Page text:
Ship that destroyed the Baltimore bridge was big. It wasn’t the biggest.

By Francisco "A.J." Camacho | 03/27/2024 01:53 PM EDT

Larger ships don’t necessarily increase accident rates, but the damage they cause can be more catastrophic.

A Coast Guard cutter passes a cargo ship that is stuck under the part of the structure of the Francis Scott Key Bridge after the ship his the bridge Tuesday, March 26, 2024, in Baltimore, Md. (AP Photo/Steve Helber)

A Coast Guard cutter passes a cargo ship on Tuesday that was stuck under the part of the structure of the Francis Scott Key Bridge after the ship hit the bridge in Baltimore, Maryland. Steve Helber/AP

The massive container ship that toppled Baltimore’s Francis Scott Key Bridge isn’t anywhere as large as the biggest vessels now hauling goods around the world.

But it eclipses any ships that would have sailed out of the Port of Baltimore in 1977, when the Key Bridge was completed.

The Dali, which is almost 1,000 feet long, can carry the equivalent of 10,000 20-foot-long cargo containers. That would have been a world record 20 years ago. In the past decade, however, container ship capacity nearly doubled. Since 1968, it has grown by a whopping 1,500 percent, according to insurance group Allianz.


Larger ships have not resulted in a higher frequency of accidents, experts say. But when something does go wrong, the scale of the damage is likely to be much more severe because of their size and surrounding civil infrastructure that didn’t anticipate such behemoths.

“Worldwide, bigger ships means that when you have an incident, the negatives that come out of that incident are often expanded,” SUNY Maritime College professor and retired rear admiral Stash Pelkowski told POLITICO’s E&E News.

The Dali, a Singapore-flagged ship, collided with a pillar of the Key Bridge around 1:30 a.m. on Tuesday morning, resulting in the collapse of the bridge into the Patapsco River. Officials have said the ship experienced a power malfunction before the accident. Six construction workers who were on the bridge before the incident are presumed dead.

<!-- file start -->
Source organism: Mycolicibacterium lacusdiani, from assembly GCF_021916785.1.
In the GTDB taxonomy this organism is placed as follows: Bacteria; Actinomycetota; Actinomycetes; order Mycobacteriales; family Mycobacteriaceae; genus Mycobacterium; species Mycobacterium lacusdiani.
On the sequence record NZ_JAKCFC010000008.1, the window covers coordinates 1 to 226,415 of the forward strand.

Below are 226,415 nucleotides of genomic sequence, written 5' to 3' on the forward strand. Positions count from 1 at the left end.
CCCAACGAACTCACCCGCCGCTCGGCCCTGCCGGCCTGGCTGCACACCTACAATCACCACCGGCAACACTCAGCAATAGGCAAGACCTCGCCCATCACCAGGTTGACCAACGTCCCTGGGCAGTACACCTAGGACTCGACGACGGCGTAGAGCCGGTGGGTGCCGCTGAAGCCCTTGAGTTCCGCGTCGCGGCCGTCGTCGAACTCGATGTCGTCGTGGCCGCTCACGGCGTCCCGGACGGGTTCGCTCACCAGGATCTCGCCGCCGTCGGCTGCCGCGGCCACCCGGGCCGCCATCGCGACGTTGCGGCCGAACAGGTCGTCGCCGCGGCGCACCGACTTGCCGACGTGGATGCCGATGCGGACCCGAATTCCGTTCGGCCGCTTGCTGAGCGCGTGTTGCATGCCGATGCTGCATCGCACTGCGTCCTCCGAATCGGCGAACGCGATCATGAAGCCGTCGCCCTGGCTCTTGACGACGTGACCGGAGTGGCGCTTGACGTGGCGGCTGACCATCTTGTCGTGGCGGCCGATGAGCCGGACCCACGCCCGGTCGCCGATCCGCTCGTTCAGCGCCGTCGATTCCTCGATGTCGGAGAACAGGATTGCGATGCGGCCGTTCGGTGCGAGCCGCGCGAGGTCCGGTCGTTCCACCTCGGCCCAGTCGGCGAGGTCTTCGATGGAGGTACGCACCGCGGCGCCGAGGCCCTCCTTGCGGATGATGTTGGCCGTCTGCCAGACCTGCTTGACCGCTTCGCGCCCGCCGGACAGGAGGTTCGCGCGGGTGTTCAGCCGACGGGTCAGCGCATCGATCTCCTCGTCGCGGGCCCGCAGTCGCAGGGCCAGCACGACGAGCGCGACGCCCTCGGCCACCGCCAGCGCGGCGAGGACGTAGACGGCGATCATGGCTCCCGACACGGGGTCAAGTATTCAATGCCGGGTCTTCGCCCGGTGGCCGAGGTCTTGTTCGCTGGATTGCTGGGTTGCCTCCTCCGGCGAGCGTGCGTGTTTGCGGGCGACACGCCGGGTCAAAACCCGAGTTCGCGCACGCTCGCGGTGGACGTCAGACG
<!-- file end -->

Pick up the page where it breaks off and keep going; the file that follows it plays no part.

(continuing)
The Key Bridge was “very well designed for the time,” said Marleen Kay Davis, professor of architecture at the University of Tennessee.

Davis said the bridge would have been designed for “the worst case scenario times the safety factor, which, without being too technical, is around two: take everything twice as bad.”

When the Key Bridge was completed, the world’s largest container ship was less than one-third the size of the Dali. Since engineers would have likely planned for an incident twice as bad as the worst-case scenario, the maximum impact the bridge would have been engineered to withstand would probably be from a ship under two-thirds Dali’s size.

Pelkowski noted that while the Dali is “big, even by today’s standards,” the very biggest ships can carry more than twice as much cargo.

That’s important because the larger the ship, the harder it is to stop in an emergency, Pelkowski said. An official representing shipping pilots told The Washington Post the Dali’s pilot ordered the anchor dropped when the ship lost power and propulsion, but the ship dragged the anchor for about two minutes before hitting the bridge.

“If they did have a loss of propulsion, stopping that ship is really hard. Meaning you can put down your anchors — that will have a modest impact on slowing you down. But a big heavy ship like this, you’re going to continue to move for quite a while,” Pelkowski said.

Pelkowski’s conclusion: “This trend of larger ships makes these types of allisions very, very harmful.” An “allision” is when a vessel hits a stationary object like a bridge.

Captain Rahul Khanna, global head of marine risk consulting at Allianz, said that despite the “enhanced risk” of larger ships, “we’re not at a stage where we need to start panicking.”

Shipping losses “have gone down 65 percent in the last decade,” which Khanna said is a sign of the industry’s improving safety.

“A lot of things have to go wrong at the same time for an outcome like this to happen,” Khanna said. “If the vessel lost its engines or power five minutes earlier, it would have been a different outcome, or two minutes after, it would have been a completely different outcome.”

But when the timing is inopportune and accidents happen, gargantuan vessels can create a disaster even with robust infrastructure.

Davis said the Key Bridge was “not that old” and the aftermath proved to her that “it was a really strong bridge.”

“If you look closely at the pictures, you see that the majority of the truss, the pieces of steel, everything’s relatively intact, but it was such a catastrophic hit,” she said.